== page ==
B.C. mining industry developing new technolgies with near net-zero environmental impact

BC Mining industry. Image credit: Unsplash/Dominik Vanyi

British Columbia (B.C.) is developing new advanced chemical processes facilitating the mining industry to extract critical minerals with almost no net environmental impact and transitioning to a low-carbon economy.

Being home to a growing clean-energy sector, B.C. accounts for 20 percent of Canada’s world-leading clean-tech firms with positive impacts globally with near net-zero environmental impact in the extraction of critical metals and minerals, Josie Osborne, Minister of Energy, Mines and Low Carbon Innovation reportedly said.

Founded in 2020, pH7 is headquartered in Vancouver and was recently listed on the Cleantech Group’s 2024 Global Cleantech 100.

Having created a proprietary closed-loop process, PH7 Technologies uses advanced chemistry to extract and refine critical metals to help the mining sector transition to renewable energy in an environmentally and economically sustainable way. 

Efficient metal extraction, by the process is also enabled, in a cost-effective way from low-grade resources or difficult substrates. 

pH7 produces the metal alloys, including platinum group metals, copper, and tin, which are then refined by industrial customers and help the mining sector reduce their emissions and water usage 

PH7’s projects also helps in extracting the critical minerals needed to produce clean energy like electric vehicles, solar panels, wind turbines, electrical transmission lines and batteries.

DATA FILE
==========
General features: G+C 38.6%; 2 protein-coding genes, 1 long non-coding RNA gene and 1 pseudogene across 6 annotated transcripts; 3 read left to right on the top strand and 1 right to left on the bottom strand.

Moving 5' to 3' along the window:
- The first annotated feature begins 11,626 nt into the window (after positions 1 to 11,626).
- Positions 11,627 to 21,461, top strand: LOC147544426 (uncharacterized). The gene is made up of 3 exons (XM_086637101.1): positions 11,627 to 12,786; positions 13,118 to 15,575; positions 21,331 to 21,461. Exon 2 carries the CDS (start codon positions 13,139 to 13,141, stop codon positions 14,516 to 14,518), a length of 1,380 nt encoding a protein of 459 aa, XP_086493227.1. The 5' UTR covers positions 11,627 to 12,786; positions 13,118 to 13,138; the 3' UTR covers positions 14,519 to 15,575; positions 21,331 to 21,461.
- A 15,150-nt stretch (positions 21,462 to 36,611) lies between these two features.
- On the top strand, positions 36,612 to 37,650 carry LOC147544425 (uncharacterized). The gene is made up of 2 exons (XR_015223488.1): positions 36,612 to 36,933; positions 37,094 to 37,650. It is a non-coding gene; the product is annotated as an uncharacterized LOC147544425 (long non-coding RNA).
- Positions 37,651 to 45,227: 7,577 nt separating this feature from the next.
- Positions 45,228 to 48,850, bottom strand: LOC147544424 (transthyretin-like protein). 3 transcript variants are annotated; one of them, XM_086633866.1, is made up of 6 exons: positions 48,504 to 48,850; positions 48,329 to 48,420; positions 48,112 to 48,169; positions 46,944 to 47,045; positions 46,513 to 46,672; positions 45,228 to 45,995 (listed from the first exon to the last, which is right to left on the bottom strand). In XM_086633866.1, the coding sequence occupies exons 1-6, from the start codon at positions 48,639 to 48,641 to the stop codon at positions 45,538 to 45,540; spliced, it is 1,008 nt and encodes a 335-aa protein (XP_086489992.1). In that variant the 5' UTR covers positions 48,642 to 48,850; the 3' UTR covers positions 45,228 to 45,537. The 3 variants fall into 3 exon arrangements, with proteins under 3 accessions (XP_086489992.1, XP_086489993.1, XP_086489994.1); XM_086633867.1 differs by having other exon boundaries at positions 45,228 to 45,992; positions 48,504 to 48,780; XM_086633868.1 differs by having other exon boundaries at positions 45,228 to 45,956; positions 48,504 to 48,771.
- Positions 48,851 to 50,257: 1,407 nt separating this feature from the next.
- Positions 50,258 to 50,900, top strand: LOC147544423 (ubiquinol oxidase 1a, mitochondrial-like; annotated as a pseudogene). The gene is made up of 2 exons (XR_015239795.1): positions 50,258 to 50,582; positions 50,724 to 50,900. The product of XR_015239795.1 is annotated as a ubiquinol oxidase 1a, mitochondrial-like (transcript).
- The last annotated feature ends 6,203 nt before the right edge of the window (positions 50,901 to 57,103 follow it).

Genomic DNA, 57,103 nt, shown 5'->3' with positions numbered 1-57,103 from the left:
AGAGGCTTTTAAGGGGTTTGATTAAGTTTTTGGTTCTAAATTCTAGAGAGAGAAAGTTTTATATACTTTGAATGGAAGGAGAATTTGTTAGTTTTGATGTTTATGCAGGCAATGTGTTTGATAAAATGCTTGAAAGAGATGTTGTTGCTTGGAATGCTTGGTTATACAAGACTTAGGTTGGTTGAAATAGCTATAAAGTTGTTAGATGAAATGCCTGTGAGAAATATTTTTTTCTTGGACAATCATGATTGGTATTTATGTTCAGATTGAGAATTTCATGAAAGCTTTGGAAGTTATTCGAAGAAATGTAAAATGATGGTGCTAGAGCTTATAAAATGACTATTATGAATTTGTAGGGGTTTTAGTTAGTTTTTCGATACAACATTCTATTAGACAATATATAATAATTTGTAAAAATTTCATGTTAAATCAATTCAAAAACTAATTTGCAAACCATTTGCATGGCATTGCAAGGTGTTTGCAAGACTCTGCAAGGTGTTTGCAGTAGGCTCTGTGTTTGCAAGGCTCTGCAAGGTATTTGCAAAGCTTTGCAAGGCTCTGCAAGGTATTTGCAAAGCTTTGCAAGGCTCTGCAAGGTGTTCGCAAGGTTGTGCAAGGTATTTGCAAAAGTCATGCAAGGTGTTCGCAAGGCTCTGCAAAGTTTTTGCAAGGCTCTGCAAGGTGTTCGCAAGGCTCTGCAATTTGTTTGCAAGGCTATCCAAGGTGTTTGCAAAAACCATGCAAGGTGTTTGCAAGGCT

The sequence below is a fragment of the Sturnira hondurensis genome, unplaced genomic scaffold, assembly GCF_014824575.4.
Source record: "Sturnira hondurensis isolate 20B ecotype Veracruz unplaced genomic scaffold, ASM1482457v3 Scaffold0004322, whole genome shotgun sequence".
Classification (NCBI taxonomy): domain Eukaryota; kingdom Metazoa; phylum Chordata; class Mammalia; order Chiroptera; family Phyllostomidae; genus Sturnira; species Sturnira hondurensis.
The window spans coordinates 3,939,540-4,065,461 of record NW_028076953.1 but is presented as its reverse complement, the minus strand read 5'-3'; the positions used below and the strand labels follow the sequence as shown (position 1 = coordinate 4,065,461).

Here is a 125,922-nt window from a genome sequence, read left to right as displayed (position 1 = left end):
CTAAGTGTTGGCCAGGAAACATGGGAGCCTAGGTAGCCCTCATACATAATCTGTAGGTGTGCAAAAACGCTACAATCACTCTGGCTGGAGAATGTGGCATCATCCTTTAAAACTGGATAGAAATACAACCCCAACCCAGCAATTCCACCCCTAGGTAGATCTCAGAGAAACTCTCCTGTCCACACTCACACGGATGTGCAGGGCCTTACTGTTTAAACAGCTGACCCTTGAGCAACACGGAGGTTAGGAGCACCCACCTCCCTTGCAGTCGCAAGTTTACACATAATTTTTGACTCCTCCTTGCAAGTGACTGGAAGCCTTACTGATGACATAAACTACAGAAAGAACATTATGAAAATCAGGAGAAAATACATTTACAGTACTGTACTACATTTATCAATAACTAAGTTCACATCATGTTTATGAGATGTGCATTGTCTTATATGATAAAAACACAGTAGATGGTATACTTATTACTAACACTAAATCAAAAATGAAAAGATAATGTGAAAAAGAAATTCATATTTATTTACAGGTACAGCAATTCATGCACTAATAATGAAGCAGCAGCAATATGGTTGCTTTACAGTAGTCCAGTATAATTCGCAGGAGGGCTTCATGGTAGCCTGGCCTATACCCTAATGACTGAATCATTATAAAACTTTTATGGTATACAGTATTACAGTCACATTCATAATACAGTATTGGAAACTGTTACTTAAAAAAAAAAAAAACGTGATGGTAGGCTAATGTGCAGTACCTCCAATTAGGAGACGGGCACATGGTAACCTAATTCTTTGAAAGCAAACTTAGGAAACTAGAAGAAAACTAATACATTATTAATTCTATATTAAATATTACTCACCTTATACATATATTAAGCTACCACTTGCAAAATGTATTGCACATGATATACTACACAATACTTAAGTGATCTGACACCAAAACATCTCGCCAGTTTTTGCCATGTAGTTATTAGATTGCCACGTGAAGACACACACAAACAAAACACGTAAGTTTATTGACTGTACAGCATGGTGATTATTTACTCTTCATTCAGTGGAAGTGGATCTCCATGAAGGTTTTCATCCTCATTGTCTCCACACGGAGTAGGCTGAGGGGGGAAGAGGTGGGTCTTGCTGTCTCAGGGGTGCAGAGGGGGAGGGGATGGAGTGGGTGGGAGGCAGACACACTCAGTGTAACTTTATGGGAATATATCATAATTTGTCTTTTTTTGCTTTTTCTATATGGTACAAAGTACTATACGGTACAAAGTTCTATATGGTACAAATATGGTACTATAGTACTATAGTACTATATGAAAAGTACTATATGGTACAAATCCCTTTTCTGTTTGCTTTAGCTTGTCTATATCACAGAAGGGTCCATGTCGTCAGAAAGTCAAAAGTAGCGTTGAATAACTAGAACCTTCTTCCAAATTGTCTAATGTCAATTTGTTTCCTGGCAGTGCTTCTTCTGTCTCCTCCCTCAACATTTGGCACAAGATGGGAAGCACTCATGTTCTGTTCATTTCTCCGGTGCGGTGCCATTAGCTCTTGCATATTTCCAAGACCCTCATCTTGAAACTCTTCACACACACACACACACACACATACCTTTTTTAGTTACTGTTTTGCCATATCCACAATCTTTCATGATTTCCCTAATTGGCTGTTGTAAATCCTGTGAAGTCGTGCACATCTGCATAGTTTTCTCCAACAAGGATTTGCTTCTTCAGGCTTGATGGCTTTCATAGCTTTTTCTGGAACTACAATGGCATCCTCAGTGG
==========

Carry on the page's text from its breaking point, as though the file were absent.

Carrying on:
A pilot project would be conducted by pH7 with $850,000 from the Province’s Innovative Clean Energy (ICE) Fund to process 5,000 kilograms per day of raw materials into approximately 2,500 kg of extracted platinum group metals per year with significantly less greenhouse gas emissions, electricity and water usage compared to mining or other recycling methods.

The innovators behind ICE Fund projects are on the leading edge, building connections, developing and demonstrating technology that will help B.C. transition to a low-carbon economy.

In support of B.C.’s clean-energy sector, the ICE Fund was established in 2007 for cost-effective production of clean, renewable energy technologies to preserve the environment with lower consumption of fossil fuels.

Included in the ICE partnerships are the federal government agencies, universities, local government, First Nations and many emerging clean-technology companies and organizations throughout British Columbia.

Aligning with the CleanBC Roadmap to 2030, this initiative enables B.C.’s plan to expand and accelerate climate action, a highly skilled workforce with a path for increased collaboration to build a British Columbia that works for everyone.